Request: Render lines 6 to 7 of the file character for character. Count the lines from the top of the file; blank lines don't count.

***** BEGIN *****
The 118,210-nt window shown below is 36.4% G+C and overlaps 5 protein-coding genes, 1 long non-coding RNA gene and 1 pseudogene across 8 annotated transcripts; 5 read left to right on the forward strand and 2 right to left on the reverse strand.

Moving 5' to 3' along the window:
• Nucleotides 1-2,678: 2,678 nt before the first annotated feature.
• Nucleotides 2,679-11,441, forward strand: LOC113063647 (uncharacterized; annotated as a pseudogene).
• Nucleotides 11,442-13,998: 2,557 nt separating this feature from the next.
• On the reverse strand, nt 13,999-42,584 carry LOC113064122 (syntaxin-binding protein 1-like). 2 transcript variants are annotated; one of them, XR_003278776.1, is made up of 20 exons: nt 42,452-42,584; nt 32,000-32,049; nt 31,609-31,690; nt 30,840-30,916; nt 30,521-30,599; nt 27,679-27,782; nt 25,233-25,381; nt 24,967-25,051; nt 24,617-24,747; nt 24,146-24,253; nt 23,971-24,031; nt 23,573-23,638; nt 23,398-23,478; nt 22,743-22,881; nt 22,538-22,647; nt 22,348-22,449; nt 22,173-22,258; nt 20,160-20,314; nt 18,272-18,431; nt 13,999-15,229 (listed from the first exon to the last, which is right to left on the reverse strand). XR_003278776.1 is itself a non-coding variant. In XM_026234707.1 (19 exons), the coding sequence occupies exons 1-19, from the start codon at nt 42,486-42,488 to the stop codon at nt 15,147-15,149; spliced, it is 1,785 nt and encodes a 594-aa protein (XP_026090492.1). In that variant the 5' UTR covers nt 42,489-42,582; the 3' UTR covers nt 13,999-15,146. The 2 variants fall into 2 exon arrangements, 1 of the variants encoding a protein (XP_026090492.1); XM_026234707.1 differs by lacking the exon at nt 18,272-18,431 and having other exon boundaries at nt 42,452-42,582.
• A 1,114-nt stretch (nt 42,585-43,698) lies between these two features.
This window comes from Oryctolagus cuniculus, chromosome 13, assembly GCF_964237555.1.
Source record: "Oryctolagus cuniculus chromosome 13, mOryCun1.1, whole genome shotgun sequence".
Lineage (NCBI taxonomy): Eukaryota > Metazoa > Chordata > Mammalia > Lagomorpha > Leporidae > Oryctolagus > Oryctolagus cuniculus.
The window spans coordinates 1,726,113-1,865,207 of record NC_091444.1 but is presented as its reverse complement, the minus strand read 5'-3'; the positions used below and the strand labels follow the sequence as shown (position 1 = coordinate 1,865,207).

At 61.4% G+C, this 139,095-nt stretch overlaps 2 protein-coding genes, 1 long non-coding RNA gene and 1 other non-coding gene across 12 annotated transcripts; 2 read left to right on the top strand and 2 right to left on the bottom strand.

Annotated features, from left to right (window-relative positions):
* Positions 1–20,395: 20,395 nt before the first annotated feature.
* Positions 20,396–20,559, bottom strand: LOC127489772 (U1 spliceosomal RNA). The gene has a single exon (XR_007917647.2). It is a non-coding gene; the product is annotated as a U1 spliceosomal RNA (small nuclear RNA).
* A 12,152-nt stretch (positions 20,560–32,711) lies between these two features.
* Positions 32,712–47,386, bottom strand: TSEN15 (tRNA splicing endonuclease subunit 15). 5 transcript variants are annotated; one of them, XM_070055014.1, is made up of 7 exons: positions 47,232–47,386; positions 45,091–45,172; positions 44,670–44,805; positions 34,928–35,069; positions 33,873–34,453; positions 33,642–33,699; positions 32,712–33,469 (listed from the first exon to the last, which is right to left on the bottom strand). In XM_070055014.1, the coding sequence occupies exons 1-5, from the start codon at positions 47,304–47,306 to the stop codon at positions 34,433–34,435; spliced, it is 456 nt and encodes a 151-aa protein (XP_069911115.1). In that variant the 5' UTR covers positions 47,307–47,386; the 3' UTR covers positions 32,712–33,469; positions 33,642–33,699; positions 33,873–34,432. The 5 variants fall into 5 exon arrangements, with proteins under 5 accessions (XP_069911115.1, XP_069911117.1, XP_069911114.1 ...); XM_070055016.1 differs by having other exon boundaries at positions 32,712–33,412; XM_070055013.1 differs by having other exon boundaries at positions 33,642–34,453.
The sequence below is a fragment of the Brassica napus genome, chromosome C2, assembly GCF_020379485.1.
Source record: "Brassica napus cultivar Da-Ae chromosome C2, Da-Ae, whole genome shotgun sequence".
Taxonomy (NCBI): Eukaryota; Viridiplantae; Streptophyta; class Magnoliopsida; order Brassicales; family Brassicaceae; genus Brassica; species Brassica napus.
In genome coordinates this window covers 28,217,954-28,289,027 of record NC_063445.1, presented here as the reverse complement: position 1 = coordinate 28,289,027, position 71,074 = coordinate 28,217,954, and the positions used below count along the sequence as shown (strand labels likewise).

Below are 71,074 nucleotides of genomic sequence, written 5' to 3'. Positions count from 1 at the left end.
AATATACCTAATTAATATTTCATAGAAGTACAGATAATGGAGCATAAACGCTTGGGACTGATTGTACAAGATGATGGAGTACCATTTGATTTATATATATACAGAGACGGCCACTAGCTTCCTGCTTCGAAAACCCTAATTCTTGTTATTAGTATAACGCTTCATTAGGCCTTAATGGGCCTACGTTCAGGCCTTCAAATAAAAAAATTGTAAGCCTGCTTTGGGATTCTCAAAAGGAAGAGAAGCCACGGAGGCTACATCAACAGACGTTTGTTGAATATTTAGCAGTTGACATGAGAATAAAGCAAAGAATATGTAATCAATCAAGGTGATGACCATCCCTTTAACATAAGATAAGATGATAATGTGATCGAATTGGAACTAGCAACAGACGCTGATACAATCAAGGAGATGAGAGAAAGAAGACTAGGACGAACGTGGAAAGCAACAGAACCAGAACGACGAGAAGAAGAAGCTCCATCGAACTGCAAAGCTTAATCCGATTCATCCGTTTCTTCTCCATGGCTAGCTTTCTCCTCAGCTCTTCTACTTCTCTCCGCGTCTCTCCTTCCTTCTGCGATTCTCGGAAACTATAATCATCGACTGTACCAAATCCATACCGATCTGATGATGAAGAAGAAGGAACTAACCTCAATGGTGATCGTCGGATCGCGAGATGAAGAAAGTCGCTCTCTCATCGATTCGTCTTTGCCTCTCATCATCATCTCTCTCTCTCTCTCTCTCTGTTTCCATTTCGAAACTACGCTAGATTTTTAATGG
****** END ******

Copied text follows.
• On the reverse strand, nt 13,999-42,584 carry LOC113064122 (syntaxin-binding protein 1-like). 2 transcript variants are annotated; one of them, XR_003278776.1, is made up of 20 exons: nt 42,452-42,584; nt 32,000-32,049; nt 31,609-31,690; nt 30,840-30,916; nt 30,521-30,599; nt 27,679-27,782; nt 25,233-25,381; nt 24,967-25,051; nt 24,617-24,747; nt 24,146-24,253; nt 23,971-24,031; nt 23,573-23,638; nt 23,398-23,478; nt 22,743-22,881; nt 22,538-22,647; nt 22,348-22,449; nt 22,173-22,258; nt 20,160-20,314; nt 18,272-18,431; nt 13,999-15,229 (listed from the first exon to the last, which is right to left on the reverse strand). XR_003278776.1 is itself a non-coding variant. In XM_026234707.1 (19 exons), the coding sequence occupies exons 1-19, from the start codon at nt 42,486-42,488 to the stop codon at nt 15,147-15,149; spliced, it is 1,785 nt and encodes a 594-aa protein (XP_026090492.1). In that variant the 5' UTR covers nt 42,489-42,582; the 3' UTR covers nt 13,999-15,146. The 2 variants fall into 2 exon arrangements, 1 of the variants encoding a protein (XP_026090492.1); XM_026234707.1 differs by lacking the exon at nt 18,272-18,431 and having other exon boundaries at nt 42,452-42,582.
• A 1,114-nt stretch (nt 42,585-43,698) lies between these two features.